SeaWorld



Time at SeaWorld can be amazing for autistic children. SeaWorld offers an accessibility guide that will share which rides and attractions will be best for your family. Their Ride Accessibility Pass will ensure that you never need to wait in line for long at specific rides. You will be given specific times to go and ride each ride on the list.


Beaches

We all know how children with autism love to be in the water! A beach vacation is a perfect option for spring break vacations with children with autism because you get that relaxation component with the water. There are tons of beaches in the state of Florida. The best beaches in Florida include St. Pete Beach, Clearwater Beach, and Vero Beach. However, if you want a beach without a lot of people, I recommend checking out the beaches on Sanibel Island and Captiva.


The Florida Aquarium

The Florida Aquarium is located in Tampa, Florida. This aquarium worked with the Center for Autism & Related Disabilities, or CARD, at the University of South Florida to create online storyboards. These storyboards can be used prior to your visit to show your autistic child what they can expect when they are at the aquarium. There are also break areas you can use at the aquarium when your child gets overstimulated.


Zoo Tampa at Lowry Park



Zoo Tampa also worked with CARD to create storyboards, so children with autism will know what to expect during their visit. Everything from the petting zoo to feeding the alligators is covered, so you can share all this information with your child prior to your vacation.


5 Tips for Traveling with Children with Autism

There are quite a few things you can do in advance of your vacation to make sure things go as smoothly as possible.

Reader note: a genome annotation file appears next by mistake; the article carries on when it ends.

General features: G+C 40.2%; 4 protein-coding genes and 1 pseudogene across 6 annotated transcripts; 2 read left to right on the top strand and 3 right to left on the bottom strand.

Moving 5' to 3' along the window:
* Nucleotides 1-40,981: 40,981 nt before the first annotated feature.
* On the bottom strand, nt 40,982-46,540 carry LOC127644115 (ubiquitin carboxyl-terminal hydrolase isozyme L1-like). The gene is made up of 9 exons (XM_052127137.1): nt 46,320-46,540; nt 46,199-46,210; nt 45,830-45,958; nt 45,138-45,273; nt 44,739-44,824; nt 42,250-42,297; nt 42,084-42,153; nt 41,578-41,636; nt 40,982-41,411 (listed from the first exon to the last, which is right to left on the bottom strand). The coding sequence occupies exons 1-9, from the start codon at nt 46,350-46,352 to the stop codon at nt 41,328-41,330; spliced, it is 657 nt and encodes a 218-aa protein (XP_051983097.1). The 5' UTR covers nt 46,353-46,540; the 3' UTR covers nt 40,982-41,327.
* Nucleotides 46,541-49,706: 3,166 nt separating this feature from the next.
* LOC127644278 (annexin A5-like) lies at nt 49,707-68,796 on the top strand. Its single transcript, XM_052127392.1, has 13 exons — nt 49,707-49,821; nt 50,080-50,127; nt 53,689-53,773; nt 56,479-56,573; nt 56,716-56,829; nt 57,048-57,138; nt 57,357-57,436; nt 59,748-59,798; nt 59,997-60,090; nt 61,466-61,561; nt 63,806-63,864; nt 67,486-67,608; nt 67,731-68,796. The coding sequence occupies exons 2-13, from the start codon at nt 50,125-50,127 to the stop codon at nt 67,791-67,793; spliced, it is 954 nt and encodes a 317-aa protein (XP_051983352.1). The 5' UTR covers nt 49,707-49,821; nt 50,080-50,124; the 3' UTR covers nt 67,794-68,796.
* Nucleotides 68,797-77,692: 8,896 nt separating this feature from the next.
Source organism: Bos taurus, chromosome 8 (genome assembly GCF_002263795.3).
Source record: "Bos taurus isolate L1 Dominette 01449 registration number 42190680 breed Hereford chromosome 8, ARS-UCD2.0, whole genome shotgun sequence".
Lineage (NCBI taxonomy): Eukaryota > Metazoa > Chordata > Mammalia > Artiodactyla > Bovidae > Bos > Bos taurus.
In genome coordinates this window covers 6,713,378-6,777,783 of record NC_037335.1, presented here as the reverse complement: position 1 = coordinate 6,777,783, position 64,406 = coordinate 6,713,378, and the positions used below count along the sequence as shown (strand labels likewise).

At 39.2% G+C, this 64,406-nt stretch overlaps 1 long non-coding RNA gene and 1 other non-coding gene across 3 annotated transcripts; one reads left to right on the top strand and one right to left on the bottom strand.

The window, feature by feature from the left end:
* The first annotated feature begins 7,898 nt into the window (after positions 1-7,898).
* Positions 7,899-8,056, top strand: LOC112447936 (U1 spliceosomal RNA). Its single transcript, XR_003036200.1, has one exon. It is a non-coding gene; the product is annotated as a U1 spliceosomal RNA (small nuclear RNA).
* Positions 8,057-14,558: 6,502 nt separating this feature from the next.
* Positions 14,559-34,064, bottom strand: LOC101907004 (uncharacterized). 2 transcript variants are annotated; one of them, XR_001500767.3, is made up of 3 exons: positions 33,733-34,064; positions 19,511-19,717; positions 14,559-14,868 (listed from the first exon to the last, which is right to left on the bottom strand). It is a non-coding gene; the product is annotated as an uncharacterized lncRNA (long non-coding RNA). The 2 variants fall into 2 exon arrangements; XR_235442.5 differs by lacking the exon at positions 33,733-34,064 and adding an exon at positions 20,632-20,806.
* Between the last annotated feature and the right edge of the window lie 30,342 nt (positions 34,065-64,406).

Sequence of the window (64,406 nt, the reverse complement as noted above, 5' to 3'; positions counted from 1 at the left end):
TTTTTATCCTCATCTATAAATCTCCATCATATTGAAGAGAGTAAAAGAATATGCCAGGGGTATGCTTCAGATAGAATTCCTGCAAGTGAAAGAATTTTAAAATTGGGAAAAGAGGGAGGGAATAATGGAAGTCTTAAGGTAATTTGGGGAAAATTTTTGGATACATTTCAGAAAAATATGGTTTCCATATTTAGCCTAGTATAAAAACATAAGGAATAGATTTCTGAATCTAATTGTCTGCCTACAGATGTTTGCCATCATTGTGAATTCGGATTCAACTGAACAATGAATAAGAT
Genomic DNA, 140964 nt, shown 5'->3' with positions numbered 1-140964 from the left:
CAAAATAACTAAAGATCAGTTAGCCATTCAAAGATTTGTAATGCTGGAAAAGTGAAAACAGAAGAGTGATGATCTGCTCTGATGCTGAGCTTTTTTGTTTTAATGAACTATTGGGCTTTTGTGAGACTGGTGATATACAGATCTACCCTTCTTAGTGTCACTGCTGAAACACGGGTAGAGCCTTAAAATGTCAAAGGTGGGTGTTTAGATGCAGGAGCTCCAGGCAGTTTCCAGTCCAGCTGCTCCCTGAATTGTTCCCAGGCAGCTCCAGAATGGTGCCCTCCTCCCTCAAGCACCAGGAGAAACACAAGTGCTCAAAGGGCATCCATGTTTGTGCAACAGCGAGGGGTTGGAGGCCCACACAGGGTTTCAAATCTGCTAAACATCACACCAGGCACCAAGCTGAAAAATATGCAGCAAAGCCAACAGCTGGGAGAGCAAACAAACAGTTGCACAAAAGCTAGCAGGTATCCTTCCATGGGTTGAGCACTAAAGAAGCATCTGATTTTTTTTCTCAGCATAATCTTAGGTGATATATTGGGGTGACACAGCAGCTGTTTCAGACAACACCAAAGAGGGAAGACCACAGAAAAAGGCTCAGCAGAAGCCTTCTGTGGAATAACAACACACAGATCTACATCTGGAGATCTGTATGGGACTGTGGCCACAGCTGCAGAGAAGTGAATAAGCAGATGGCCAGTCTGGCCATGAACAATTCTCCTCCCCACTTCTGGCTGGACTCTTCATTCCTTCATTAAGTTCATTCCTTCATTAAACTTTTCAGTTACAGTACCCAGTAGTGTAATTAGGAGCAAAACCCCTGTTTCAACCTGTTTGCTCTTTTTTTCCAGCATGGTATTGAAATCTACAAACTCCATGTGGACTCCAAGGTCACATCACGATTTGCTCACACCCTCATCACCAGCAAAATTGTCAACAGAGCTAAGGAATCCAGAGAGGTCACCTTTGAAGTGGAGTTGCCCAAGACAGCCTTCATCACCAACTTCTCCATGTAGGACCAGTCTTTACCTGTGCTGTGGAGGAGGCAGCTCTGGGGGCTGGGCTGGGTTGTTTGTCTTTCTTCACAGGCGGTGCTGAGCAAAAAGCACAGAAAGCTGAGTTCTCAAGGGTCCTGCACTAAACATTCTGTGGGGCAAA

1.Always Plan Ahead


No matter what, you should always plan ahead! This means planning which direction you will go when visiting theme parks. I also recommend learning where all the restrooms and quiet areas are located, so you can get to them quickly as needed.


2. Be Prepared for the Heat


Vacations during spring break mean the temperatures can get quite warm, depending on where you are visiting. Since children with autism are sensitive to heat, you will want to have a plan in place to keep them as cool as possible. This can include taking frequent breaks inside air-conditioned spaces and anything else you can think of to keep your child from getting too hot.


3. Break Down the Long Walks


Walking for hours is not something any child with autism likes to do. It is best to take lots of breaks throughout the day, so no one gets worn out too quickly. I also recommend doing rides at theme parks that are close together at the same time, instead of walking from one end of the park to the other multiple times a day.


4. Bring Your Resources


I understand you cannot bring your entire home with you when you are on vacation. However, you can bring an extra dry erase board and marker. You can use those two things to make changes to your schedule as needed. A timer can be handy because it will allow your child to know when they need to move on to the next item on your list. Charging cords or batteries will be helpful when electronic devices begin to lose their charge. All these items can be a lifesaver in the middle of a trying day.


5. Always Create Down Time


You know your child cannot be on the go from sunup till sundown. So, don’t jam-pack your schedule and think they can. It never ends well! Instead, create some downtime and quiet time into your days. This will give you some time to breathe and allow your child to regroup before you move on to the next item on your itinerary.


There are so many places where you can go on a spring break vacation with your autistic child. But Florida and Georgia are excellent options, because of the nice weather and an abundance of autism-friendly options.


I want you to know that with me doing the heavy lifting, you won’t need to worry about anything before or during your trip. I do all the hard work, so you can keep up on your to-do list and get that much-deserved rest and relaxation you need. Contact me today and let’s get started planning your autism-friendly spring break vacation! I guarantee you will be ready to plan your summer vacation as soon as you get back!